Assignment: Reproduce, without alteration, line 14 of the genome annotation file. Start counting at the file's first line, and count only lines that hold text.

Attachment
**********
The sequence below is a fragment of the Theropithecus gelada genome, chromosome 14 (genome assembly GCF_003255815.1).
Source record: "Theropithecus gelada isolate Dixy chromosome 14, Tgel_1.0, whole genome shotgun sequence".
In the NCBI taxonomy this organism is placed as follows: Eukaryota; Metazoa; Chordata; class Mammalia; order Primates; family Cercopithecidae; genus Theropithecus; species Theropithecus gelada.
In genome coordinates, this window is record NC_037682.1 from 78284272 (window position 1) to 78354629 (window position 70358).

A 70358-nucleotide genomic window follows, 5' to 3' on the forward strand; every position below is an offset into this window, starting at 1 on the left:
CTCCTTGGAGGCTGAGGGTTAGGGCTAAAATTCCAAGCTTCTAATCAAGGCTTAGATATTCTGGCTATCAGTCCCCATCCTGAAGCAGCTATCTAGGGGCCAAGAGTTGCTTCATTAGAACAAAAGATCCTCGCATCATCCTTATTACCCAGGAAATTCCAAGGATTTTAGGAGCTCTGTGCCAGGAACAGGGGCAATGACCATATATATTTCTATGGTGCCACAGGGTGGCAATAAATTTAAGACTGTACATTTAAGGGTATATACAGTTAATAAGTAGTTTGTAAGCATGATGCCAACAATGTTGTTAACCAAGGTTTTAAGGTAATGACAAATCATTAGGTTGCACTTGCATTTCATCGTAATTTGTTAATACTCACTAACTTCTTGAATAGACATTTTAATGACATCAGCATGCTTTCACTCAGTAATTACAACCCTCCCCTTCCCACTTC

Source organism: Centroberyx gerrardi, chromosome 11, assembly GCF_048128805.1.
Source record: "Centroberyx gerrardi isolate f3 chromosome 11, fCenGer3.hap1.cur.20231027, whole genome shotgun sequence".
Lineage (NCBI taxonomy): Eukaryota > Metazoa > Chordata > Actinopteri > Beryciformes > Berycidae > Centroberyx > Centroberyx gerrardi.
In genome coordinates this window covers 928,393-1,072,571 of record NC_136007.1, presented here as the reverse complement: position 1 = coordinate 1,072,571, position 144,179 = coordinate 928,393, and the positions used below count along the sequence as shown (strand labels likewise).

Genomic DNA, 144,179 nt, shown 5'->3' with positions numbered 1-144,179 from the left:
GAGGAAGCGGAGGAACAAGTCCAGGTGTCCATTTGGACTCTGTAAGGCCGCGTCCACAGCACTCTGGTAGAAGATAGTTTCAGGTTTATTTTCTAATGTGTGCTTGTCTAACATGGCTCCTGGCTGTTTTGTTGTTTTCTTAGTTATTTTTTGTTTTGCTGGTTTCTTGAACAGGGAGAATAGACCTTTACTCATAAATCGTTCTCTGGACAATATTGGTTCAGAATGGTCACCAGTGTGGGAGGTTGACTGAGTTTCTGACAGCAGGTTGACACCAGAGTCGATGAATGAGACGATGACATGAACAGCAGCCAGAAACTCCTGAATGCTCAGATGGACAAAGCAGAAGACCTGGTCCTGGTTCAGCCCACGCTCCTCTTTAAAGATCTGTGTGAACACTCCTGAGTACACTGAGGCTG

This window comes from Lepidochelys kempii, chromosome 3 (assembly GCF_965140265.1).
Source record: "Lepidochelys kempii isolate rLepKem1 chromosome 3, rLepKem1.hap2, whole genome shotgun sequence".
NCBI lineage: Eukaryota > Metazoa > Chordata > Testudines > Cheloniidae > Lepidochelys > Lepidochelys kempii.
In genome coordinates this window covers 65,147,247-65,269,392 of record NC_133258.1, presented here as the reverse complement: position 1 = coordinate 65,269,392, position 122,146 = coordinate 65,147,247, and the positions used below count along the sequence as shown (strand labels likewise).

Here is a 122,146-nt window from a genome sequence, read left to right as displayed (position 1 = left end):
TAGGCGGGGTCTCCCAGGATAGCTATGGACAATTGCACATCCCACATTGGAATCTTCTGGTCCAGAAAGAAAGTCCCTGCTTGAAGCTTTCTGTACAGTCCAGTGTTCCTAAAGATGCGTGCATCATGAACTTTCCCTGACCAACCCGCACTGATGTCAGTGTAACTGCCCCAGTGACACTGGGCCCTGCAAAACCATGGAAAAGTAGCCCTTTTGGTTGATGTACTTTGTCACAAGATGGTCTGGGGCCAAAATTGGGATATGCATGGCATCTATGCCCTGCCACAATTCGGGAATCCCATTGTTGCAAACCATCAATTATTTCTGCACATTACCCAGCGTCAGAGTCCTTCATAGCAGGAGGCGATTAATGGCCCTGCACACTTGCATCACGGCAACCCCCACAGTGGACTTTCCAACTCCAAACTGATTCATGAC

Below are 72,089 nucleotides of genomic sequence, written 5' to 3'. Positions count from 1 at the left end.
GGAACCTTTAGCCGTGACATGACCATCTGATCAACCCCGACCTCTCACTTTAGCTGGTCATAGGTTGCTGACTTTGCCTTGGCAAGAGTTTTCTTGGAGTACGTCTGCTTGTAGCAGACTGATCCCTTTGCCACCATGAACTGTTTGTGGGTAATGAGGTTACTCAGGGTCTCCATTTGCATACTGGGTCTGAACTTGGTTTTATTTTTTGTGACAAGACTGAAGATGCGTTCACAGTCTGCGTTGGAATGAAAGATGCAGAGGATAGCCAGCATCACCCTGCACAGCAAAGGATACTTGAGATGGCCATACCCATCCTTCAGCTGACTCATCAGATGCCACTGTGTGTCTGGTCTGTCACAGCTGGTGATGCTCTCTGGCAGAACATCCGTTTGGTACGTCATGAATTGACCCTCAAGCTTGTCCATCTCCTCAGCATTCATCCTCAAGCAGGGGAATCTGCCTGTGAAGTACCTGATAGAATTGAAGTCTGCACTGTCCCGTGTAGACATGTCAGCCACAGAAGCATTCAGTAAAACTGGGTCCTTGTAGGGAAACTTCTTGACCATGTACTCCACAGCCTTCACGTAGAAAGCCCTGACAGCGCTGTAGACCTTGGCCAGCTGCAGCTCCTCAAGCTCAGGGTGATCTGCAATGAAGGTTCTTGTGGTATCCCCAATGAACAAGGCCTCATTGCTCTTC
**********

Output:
Source record: "Lepidochelys kempii isolate rLepKem1 chromosome 3, rLepKem1.hap2, whole genome shotgun sequence".